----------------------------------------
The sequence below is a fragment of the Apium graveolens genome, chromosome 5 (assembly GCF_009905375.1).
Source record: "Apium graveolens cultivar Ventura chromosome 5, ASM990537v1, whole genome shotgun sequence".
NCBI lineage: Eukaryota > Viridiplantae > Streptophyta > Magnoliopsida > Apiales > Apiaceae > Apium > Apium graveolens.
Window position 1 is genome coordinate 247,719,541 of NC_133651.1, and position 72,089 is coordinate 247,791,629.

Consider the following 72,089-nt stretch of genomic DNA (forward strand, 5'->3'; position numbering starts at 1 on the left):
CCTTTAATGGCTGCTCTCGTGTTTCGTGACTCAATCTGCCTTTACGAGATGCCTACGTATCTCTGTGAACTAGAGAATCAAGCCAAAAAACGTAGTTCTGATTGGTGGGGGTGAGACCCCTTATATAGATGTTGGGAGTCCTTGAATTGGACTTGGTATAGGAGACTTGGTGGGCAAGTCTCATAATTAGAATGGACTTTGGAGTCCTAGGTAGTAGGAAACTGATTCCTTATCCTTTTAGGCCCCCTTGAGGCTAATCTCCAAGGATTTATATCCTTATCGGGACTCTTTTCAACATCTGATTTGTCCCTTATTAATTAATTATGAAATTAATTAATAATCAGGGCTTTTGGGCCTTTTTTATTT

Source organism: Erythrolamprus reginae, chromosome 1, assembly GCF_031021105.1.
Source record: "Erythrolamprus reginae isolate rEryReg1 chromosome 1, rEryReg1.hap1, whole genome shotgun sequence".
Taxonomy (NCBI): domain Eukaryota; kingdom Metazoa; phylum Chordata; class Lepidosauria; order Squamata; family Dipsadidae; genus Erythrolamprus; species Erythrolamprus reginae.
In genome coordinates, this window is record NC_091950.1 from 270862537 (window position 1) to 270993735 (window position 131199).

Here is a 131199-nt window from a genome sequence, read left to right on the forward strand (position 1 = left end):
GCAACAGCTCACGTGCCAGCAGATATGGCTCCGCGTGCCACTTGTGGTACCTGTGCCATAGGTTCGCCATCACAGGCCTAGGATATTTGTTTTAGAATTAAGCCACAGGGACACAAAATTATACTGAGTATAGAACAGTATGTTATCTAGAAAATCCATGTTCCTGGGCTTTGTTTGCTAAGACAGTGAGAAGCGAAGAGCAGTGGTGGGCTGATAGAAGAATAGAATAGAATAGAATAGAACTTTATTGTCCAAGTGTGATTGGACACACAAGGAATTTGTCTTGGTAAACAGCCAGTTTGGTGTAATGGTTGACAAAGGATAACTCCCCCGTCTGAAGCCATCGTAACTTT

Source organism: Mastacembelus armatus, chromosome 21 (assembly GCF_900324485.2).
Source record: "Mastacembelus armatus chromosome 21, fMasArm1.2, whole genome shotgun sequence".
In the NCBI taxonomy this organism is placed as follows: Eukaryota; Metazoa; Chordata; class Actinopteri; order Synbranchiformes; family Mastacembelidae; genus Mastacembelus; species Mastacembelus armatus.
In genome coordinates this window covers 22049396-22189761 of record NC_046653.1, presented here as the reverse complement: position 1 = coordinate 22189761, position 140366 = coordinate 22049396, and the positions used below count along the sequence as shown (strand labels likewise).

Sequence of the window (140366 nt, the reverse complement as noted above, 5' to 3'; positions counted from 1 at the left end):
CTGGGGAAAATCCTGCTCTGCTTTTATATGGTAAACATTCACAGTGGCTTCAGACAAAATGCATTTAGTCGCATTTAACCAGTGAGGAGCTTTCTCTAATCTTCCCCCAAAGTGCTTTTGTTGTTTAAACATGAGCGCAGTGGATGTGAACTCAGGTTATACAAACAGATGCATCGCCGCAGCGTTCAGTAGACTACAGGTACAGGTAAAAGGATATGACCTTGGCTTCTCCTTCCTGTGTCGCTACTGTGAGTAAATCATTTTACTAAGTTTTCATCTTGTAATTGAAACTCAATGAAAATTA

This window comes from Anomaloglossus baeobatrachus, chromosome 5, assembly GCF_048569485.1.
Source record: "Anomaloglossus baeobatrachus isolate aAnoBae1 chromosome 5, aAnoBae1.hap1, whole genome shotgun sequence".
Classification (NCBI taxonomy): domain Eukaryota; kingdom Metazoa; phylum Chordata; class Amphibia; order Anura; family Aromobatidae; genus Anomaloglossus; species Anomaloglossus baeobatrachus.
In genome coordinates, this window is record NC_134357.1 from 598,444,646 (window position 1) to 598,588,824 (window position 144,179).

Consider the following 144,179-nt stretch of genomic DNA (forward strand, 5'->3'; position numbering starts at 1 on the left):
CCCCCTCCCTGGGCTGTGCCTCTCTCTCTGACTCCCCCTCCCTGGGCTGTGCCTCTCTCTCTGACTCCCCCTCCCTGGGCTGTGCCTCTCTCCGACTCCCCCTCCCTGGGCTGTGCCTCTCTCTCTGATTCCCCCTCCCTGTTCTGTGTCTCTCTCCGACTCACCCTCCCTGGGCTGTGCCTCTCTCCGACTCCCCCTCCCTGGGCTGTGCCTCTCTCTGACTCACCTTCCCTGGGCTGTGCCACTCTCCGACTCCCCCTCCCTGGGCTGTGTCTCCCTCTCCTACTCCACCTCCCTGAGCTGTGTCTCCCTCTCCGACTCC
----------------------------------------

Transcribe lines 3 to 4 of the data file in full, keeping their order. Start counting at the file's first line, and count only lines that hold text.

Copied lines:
NCBI lineage: Eukaryota > Viridiplantae > Streptophyta > Magnoliopsida > Apiales > Apiaceae > Apium > Apium graveolens.
Window position 1 is genome coordinate 247,719,541 of NC_133651.1, and position 72,089 is coordinate 247,791,629.